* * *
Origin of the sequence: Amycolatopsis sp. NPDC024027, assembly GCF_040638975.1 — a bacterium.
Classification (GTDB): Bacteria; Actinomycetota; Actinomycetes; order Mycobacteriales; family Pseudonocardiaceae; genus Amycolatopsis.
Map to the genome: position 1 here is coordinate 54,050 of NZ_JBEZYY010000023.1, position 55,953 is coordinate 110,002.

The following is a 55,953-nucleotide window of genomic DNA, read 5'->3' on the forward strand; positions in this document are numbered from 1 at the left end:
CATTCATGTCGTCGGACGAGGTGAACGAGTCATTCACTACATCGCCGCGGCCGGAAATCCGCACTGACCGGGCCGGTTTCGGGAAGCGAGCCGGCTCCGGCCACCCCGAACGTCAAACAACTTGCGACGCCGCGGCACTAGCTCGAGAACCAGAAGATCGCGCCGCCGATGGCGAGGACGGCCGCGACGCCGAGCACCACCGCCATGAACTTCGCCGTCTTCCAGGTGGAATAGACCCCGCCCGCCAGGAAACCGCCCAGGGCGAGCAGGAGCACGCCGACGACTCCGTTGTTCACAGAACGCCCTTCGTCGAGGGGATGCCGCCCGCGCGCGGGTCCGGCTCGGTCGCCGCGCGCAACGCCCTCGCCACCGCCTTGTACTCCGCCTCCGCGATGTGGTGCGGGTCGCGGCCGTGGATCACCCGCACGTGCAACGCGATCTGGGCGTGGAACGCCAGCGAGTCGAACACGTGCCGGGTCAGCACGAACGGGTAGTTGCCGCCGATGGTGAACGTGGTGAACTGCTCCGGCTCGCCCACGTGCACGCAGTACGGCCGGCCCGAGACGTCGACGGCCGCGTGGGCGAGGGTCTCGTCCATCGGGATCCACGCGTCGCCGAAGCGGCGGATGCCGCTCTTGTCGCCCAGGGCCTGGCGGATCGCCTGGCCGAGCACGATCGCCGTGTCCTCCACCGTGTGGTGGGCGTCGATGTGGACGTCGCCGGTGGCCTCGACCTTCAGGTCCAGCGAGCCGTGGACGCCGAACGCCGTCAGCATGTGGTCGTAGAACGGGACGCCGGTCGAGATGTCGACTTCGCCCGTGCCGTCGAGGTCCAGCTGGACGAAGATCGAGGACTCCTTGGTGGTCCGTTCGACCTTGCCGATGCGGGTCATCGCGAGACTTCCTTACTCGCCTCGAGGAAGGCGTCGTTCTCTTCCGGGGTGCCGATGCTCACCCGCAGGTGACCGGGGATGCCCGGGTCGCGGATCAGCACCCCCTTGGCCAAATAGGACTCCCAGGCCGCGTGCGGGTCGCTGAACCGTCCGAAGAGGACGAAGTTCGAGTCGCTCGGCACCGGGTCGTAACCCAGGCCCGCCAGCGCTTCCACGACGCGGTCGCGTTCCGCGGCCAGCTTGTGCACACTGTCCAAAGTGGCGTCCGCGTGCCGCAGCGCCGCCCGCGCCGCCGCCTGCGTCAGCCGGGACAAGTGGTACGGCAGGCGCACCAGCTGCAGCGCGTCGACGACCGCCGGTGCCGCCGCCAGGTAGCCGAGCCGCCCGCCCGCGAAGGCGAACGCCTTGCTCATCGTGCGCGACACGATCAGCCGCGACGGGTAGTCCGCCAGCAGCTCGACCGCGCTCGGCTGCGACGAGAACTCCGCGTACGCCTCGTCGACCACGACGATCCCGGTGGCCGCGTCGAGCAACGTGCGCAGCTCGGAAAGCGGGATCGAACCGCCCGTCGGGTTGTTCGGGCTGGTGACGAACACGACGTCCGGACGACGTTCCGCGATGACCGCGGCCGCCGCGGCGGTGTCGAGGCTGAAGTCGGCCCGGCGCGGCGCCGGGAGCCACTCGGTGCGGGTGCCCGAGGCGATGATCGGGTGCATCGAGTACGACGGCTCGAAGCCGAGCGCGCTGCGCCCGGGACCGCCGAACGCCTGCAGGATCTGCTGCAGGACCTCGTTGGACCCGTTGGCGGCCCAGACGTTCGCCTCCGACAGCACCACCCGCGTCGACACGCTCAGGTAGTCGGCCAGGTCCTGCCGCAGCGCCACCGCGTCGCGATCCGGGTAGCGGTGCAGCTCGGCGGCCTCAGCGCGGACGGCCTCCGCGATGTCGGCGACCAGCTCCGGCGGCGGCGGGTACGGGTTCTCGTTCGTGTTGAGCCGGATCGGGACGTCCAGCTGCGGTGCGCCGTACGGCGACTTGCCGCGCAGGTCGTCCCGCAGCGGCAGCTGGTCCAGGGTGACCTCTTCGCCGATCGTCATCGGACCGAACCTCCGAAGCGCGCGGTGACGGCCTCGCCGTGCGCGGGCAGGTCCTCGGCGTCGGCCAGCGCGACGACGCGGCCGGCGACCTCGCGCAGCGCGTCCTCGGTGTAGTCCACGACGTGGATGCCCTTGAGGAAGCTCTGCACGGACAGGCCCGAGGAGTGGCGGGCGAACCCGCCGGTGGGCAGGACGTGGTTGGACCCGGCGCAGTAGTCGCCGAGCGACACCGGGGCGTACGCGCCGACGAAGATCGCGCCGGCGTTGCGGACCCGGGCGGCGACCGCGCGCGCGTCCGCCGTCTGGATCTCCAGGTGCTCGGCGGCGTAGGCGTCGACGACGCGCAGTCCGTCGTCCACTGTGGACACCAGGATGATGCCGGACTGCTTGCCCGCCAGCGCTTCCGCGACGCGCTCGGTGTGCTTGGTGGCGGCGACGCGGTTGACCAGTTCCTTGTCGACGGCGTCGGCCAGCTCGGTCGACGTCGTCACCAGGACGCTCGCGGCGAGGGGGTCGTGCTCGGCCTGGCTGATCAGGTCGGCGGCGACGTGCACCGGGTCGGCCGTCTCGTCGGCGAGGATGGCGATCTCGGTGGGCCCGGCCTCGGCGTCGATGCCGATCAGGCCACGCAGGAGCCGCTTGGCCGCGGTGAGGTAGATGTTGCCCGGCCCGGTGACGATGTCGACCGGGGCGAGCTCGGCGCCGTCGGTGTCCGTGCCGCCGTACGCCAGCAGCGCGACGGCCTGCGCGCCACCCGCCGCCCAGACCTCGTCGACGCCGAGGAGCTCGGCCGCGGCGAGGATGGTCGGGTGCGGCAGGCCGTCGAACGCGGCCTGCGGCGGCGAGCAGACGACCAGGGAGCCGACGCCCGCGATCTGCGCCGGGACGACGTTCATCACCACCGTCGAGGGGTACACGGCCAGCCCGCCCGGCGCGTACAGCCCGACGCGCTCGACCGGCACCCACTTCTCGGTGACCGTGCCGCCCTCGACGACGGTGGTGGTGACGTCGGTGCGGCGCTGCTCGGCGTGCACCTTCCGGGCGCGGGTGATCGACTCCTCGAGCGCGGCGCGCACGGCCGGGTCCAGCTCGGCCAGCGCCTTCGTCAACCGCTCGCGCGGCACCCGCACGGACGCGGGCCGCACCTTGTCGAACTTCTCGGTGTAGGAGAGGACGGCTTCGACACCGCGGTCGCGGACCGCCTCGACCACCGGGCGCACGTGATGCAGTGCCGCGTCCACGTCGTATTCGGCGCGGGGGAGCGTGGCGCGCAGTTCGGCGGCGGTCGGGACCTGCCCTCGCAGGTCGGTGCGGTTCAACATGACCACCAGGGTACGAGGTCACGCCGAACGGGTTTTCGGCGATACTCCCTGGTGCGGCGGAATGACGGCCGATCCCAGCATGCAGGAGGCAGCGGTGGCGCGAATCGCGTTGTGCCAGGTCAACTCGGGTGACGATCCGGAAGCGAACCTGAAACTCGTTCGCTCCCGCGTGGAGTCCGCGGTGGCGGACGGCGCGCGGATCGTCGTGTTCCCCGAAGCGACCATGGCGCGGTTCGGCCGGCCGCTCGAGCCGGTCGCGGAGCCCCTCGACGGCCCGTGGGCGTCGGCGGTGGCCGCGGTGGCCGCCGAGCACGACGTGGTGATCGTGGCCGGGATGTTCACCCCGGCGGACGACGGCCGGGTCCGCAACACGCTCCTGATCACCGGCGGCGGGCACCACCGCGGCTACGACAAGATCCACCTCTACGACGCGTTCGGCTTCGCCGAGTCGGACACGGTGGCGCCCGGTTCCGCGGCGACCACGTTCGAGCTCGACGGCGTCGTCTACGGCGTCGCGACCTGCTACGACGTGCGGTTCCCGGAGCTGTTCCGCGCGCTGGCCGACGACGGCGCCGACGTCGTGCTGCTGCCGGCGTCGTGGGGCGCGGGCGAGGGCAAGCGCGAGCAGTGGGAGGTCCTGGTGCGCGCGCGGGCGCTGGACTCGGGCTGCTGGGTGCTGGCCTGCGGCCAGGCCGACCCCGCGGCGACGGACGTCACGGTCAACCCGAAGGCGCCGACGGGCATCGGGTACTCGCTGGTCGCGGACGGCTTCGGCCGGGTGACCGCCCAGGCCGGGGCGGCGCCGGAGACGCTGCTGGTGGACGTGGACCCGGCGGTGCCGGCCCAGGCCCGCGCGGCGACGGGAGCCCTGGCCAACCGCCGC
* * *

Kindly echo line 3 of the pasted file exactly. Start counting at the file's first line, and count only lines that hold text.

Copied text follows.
Map to the genome: position 1 here is coordinate 54,050 of NZ_JBEZYY010000023.1, position 55,953 is coordinate 110,002.